“Second of two in a row from the Who’s 1970 eruption Live At Leeds, because in case there’s any doubt, props must go to possibly/probably the greatest single slab of live ROCK vinyl ever unleashed. With the take on Mose Allison’s Young Man Blues manifesting as a powerhouse of such magnitude that it’s hard to imagine they didn’t just invent it on the spot, torn from the gods’ own hearts. For here is a genuinely classic band captured at absolute peak relevance, no excuses offered, none required (though captured is probably the wrong word for something as wild as this). And unlike that previous selection, My Generation, which ricochets and rambles its young man’s confusion for better of a quarter-hour, Young Man Blues focuses the superlative noise to just five-minutes-fifty-two seconds of glory that’s as relevant now as it’s ever been, probably even more so. Because nowadays, the young men, they got sweeeeet f*** all.” (Philip Random)
“You can do a lot worse than calling The Who’s My Generation the first proper punk rock song. Because it really does have it all — teenage rage, power, angst, frustration, horniness, confusion, all erupting as a sustained declaration of … something that’s impossible to really put into words without f***ing stuttering off into guitar, bass, drums, distortion, explosions and sustained thunder from there out to the edges of the nine known universes, which is what happens in the best version, the 1970 Live At Leeds version that just keeps mutating and erupting for almost fifteen minutes, the band having grown over the years into a monstrous garage apocalypse of noise and negation that was nevertheless playing the biggest festivals, topping the highest charts, like the answer to the question: what happens if you cross a Mod with a supernova?
Such that maybe eight years later, an eternally frustrating late teenage night, nothing to do, nowhere to go, just me and my friend Doug, a 26er of Tequila, his dad’s Camaro and an 8-Track of Live At Leeds. It’s snowed recently, so we take it down to an empty mall parking lot and cut loose with power slides, fishtails, spinouts. True heavy metal thunder. Although it would’ve been truer if the Camaro didn’t have an automatic transmission. Which we fried. So we ditched the car, hiked home and let his dad report it stolen the next morning. We never did get caught. Although maybe fifteen years later Doug got busted for some kind of insider trading, then split the country while out on bail. One of these days, I guess I’ll get the full story, but I doubt I’ll be any less confused.” (Philip Random)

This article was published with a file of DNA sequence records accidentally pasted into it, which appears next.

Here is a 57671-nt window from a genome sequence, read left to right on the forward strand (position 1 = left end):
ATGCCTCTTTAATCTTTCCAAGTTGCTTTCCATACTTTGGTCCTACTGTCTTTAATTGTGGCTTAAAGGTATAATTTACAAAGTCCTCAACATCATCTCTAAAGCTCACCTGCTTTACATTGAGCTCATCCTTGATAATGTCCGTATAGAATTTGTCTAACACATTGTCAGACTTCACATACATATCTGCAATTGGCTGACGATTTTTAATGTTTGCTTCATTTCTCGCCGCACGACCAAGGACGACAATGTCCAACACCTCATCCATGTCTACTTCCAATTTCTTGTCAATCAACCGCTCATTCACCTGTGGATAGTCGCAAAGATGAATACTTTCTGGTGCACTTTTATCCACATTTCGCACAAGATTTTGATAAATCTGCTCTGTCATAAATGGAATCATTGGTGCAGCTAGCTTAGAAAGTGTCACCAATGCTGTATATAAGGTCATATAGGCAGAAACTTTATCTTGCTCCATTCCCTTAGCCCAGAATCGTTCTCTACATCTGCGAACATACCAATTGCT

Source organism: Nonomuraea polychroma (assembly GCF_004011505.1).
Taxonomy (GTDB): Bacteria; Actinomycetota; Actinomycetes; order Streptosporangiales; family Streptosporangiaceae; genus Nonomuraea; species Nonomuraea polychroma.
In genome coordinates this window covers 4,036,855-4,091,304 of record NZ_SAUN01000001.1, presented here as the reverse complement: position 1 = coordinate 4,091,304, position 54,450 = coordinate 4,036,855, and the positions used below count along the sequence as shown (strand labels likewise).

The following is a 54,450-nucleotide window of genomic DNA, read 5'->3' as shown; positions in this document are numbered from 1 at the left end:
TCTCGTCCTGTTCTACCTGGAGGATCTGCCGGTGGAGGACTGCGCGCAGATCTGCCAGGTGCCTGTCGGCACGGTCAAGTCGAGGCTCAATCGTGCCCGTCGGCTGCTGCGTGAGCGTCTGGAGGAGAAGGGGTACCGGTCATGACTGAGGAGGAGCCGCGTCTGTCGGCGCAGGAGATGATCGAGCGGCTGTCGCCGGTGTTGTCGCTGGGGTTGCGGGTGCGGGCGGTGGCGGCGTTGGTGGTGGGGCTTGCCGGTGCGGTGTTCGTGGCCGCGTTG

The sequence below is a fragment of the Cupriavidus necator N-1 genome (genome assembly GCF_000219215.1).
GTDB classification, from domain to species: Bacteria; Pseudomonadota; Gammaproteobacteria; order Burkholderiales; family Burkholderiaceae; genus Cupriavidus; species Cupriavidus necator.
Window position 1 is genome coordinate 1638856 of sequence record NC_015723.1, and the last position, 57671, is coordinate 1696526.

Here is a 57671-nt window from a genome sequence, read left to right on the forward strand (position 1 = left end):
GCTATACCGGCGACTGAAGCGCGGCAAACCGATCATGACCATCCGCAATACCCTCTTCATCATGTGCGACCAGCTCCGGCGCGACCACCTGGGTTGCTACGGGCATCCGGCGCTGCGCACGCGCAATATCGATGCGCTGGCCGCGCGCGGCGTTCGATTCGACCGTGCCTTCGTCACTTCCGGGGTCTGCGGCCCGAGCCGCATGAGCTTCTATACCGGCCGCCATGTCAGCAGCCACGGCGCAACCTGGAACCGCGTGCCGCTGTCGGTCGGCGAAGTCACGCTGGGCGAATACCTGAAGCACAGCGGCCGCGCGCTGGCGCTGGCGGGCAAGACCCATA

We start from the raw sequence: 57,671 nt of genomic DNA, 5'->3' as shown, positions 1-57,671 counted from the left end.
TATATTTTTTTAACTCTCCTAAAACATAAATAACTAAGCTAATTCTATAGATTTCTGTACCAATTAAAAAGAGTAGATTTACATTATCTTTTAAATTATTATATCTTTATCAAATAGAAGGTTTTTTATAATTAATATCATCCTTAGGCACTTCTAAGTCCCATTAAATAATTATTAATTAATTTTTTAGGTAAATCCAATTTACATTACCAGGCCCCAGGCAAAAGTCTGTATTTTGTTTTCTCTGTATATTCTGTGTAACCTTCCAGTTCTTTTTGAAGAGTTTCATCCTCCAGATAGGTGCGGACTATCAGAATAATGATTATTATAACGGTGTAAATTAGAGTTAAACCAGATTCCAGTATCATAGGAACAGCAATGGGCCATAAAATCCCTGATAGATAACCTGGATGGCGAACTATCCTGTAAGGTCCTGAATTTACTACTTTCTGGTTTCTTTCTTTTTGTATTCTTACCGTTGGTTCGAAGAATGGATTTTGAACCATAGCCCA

“The album was released in 1972 under Neil Young’s moniker (soundtrack to a movie almost nobody saw, and probably for good reason), but this Crosby Stills Nash + Young live recording of Ohio dates to June 1970, barely a month after the events in question – the murder by National Guard marksmen of four students on the campus of Kent State University, Ohio. So what you’re hearing is a band that’s very much in the line of fire, the smoke hasn’t even cleared, they’re playing for their lives, ferociously. Because Richard Nixon has given the executive order. F*** the long hairs and their protests, send in the tin soldiers and shoot ’em all down.” (Philip Random)
“It’s 1970 and the five piece Communist-Anarchist-Nihilist combo known as Can are getting down to it somewhere in Koln, West Germany, releasing the thunder, inventing the future in the form of the fourteen minute monster called Mother Sky. The first version I’d hear would be an edit, and even that was better part of eight minutes. The album in question was a double vinyl compilation called Cannibalism and to this day it remains my go-to when somebody asks me what’s the best starter Can album. Because it covers the most ground while tactfully avoiding their later just-not-as-great stuff. Because Can, in their prolonged moment, were f***ing great. Not just the best of the so-called Krautrock crowd, but maybe (on some days anyway) the best damned band ever, from anywhere, any time. And for me, that moment starts with 1970’s Soundtracks (an album’s worth of music made for various movies) because it’s the first Can offering to feature Damo Suzuki‘s vocals, which definitely rise to the occasion of Mother Sky.” (Philip Random)
“The image I’ve generally had of Lou Reed is of this too cool misanthrope who lived to hate the Beatles, ruin parties, bring everybody down to his level of overall discontent. But then you hear a song like Rock And Roll (from the Velvet Underground’s Loaded) in which he rhapsodizes the redemptive freedom inherent in hearing the right three minute song at the right time, and well, all is forgiven. The man is even more like the Grinch than he lets on – with a heart at least two-sizes two big.” (Philip Random)
“To be clear, the Jesus Christ Superstar album to have is the first one, the Original London Cast recording featuring the likes of Ian Gillan (JC), Murray Head (Judas) and Yvonne Elliman (Mary M) in the vocal department and as hot a band as ever jammed themselves into an orchestra pit. Because it wasn’t just a gimmick. It was 1970 and, in the wake of The Who’s Tommy, it was official, the big deal Rock Opera was in. And what bigger deal could there be than Jesus Christ, the Man, maybe even the Son of God, to which Judas, his best friend, is calling serious bullshit in Heaven on Their Minds, the best single track on the album. ‘You may be purer than most, JC, but come on, man, you know and I know you’re just as human as the rest of us, so relax, drink some more wine and stop winding up the fanatics.’ What’s amazing is how heartfelt it manages to sound, and epic, and man, what a riff — an epic and concise chunk of thoughtful progressive rock, which really did get younger me realizing just how complex a tale those Gospels purport to tell.” (Philip Random)